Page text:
Next stop was the Harold Porter National Botanical Garden in Betty’s Bay. Here Sombre Greenbuls were calling everywhere but it took us a while to see one high in a Cape Beech. Black Saw-wings flitted over the riverine vegetation and we were rewarded later with one sitting in a Keurboom tree (Virgilia sp.) The forest along Disa Kloof produced Cape Robin-chat, Olive Thrush, African Paradise-Flycatcher, Cape Batis, several very tame African Dusky Flycatchers and Olive Woodpecker. Victorin’s Warbler called loudly from thick fynbos cover. Another highlight was a group of Swee Waxbills feeding on the seeds of Setaria megaphylla grass growing next to the footpath. We had lunch at the Leopards Kloof Restaurant while listening to a disjunct chorus of Cape River Frogs before we left for the African Penguin colony at Stony Point.

African Dusky Flycatcher on a Birding Africa day trip guided by Tertius Gous (c) Tertius Gous

Swee Waxbill on a Birding Africa day trip guided by Tertius Gous (c) Tertius Gous

Stony Point is one of two land-based African Penguin breeding colonies in South Africa. The colony has grown considerably over the last few years and is now home to about 150 pairs of penguins. At the end of February most penguins have completed their moult and some are already starting to breed. Stony Point is also home to three endemic marine cormorant species, the Cape, Bank and Crowned Cormorants, as well as White-breasted Cormorant. We saw all of these, including African Black Oystercatcher, Hartlaub’s Gull, Kelp Gull and Cape Wagtail foraging amongst the breeding penguins. Offshore, Cape Gannets entertained us with their spectacular plunge-diving acrobatics. Other wildlife at Stony Point included Rock Hyrax, Southern Rock Agama and Cape Girdled Lizard. On the way back to the car park we chanced upon a covey of Cape Spurfowls and Helmeted Guineafowls. A Southern Grey-headed Sparrow was a nice surprise and a very confiding Cape Grassbird provided extended views just before we left for Macassar.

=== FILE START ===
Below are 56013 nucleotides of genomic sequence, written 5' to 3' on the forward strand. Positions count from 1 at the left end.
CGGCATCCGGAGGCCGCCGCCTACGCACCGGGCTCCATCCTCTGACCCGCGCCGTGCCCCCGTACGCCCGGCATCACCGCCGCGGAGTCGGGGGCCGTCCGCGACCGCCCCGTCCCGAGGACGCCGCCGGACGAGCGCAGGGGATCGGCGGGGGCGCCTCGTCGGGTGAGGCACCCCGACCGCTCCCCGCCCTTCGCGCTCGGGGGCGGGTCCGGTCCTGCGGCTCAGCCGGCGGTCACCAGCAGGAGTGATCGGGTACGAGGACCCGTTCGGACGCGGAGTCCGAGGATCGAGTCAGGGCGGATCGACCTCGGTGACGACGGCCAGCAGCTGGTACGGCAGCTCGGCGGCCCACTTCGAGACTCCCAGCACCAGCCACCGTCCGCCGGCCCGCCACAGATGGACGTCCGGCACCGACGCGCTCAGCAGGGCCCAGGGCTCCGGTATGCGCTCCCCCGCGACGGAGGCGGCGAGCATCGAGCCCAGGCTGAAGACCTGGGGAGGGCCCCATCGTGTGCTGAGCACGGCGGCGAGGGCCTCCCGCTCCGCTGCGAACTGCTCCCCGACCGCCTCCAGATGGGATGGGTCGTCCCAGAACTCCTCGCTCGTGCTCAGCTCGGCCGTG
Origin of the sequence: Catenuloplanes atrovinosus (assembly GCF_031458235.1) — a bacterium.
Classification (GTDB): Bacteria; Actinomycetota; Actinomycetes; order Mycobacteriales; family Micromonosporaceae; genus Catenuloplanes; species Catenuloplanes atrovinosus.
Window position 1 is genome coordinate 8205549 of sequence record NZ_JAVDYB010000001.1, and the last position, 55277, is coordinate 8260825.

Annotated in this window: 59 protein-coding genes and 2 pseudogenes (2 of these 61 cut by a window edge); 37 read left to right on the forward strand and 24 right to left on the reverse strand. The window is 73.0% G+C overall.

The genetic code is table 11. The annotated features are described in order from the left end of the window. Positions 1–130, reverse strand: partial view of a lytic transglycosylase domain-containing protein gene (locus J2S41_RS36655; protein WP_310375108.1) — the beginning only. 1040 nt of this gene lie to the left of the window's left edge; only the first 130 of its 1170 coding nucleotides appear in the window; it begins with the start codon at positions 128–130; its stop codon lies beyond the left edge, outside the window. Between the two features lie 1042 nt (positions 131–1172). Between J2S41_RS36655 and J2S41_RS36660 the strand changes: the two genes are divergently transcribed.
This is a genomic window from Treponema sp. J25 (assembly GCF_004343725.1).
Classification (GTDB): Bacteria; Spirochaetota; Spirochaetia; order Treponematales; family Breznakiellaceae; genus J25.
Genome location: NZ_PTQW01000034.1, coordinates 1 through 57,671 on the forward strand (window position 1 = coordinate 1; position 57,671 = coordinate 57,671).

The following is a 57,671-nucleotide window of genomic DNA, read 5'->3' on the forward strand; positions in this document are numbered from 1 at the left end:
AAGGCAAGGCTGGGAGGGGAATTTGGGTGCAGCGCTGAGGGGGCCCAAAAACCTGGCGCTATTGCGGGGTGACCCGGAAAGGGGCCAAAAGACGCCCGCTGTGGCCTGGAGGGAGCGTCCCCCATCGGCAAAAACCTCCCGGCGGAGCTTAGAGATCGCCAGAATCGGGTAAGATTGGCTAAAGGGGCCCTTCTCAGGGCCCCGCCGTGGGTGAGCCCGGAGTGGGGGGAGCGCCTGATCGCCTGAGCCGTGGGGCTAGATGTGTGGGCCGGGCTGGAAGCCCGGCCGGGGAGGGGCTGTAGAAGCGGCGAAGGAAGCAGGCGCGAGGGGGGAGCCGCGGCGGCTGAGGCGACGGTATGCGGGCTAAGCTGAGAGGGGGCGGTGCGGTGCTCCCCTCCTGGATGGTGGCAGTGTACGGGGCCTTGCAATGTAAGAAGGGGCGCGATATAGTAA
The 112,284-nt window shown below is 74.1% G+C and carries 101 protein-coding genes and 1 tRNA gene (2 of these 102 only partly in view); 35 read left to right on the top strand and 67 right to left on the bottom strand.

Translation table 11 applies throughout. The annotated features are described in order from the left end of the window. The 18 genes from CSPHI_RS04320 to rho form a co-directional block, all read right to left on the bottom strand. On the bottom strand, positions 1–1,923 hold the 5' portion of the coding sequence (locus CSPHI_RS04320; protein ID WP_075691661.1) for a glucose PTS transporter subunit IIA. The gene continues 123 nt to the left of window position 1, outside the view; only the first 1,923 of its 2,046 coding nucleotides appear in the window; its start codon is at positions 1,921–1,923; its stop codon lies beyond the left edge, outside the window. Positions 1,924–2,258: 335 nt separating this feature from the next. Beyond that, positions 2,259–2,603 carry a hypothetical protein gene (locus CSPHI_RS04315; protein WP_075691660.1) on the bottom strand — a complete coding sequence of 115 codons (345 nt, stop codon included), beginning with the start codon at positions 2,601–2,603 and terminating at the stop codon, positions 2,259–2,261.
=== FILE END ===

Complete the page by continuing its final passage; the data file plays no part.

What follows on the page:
Rock Hyrax on a Birding Africa day trip guided by Tertius Gous (c) Tertius Gous

Cape Spurfowl on a Birding Africa day trip guided by Tertius Gous (c) Tertius Gous

The Macassar Waste Water Treatment Works is situated at the estuary of the Eerste River and a large selection of fresh water and marine birds are on show. At the entrance a group of four very vocal Pearl-breasted Swallows was on view. Roosting Caspian, Swift, Sandwich and Common Terns, were present at the estuary, as well as African Black Duck, Reed Cormorant and African Darter. The open settling ponds had Cape Teal, Egyptian Goose, Red-billed Teal, Yellow-billed Duck, Cape Shoveler and Southern Pochard. Raptors included Peregrine Falcon, Steppe Buzzard, Jackal Buzzard and Black-shouldered Kite. Other good birds added to our list were Fiscal Flycatcher, Levaillant’s Cisticola, Lesser Swamp-Warbler, Malachite Kingfisher, Yellow-billed Egret, Purple Heron, Common Greenshank and Black-winged Stilt.

Bank Cormorant on a Birding Africa day trip guided by Tertius Gous (c) Tertius Gous

African Penguin braying on a Birding Africa day trip guided by Tertius Gous (c) Tertius Gous

Klipspringer on a Birding Africa day trip guided by Tertius Gous (c) Tertius Gous